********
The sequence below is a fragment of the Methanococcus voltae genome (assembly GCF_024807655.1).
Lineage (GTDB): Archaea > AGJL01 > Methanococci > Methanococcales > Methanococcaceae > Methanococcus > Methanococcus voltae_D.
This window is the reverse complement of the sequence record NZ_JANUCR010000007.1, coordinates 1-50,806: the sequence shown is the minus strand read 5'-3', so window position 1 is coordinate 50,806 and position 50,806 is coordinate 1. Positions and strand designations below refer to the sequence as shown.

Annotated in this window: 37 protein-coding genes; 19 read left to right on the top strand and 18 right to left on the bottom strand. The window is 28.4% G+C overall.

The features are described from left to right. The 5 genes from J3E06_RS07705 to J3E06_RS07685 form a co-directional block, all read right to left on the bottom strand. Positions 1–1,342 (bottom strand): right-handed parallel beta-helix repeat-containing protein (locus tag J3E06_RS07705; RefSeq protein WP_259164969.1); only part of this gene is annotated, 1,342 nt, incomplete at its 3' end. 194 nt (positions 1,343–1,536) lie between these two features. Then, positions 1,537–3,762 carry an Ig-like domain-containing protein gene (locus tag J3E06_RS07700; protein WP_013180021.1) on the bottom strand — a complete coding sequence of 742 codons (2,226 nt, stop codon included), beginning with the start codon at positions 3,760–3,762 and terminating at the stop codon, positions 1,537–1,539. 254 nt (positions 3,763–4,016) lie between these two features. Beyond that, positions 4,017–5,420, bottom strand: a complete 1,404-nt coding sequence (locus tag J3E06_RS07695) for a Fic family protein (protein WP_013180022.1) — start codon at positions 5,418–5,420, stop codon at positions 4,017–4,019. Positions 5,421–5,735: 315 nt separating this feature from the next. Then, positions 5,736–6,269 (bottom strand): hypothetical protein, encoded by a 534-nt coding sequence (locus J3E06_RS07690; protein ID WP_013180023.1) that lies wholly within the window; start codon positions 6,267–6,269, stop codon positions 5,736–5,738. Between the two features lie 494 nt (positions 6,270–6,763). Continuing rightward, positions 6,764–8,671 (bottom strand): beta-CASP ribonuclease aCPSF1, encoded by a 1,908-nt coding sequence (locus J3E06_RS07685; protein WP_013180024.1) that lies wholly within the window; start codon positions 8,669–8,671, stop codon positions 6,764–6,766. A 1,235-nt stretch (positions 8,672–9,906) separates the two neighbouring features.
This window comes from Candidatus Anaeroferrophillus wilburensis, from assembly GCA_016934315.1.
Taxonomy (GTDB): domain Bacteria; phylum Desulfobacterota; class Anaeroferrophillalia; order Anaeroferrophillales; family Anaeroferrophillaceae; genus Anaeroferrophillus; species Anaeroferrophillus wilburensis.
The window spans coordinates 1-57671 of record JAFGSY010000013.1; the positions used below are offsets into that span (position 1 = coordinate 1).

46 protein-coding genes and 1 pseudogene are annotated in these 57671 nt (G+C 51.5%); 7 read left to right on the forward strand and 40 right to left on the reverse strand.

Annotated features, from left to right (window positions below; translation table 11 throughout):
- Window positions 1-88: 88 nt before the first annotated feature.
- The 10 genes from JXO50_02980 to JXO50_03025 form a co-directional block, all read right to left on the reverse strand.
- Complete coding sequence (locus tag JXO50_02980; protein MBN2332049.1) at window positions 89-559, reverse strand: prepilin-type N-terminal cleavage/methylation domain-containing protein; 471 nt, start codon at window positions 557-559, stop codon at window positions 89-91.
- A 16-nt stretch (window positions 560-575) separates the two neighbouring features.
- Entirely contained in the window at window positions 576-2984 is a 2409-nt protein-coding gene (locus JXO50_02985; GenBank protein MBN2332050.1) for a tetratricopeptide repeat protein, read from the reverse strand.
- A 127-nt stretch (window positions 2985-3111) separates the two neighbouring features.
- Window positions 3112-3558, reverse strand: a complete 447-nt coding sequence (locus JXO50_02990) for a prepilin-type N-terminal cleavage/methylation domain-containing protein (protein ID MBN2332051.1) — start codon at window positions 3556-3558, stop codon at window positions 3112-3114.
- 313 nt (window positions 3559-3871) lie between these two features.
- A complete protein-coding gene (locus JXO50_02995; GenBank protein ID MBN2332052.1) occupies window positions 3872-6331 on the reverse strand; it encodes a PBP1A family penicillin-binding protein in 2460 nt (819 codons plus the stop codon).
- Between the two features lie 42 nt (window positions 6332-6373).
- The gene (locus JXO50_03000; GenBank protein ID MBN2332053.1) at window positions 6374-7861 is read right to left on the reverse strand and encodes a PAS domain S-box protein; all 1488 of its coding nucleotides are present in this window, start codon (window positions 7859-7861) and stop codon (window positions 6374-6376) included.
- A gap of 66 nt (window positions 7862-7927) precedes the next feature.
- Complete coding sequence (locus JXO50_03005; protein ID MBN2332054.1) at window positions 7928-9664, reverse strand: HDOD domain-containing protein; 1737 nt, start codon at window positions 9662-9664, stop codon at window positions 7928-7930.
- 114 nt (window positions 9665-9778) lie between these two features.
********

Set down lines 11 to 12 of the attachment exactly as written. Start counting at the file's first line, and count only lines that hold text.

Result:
- Window positions 1-88: 88 nt before the first annotated feature.
- The 10 genes from JXO50_02980 to JXO50_03025 form a co-directional block, all read right to left on the reverse strand.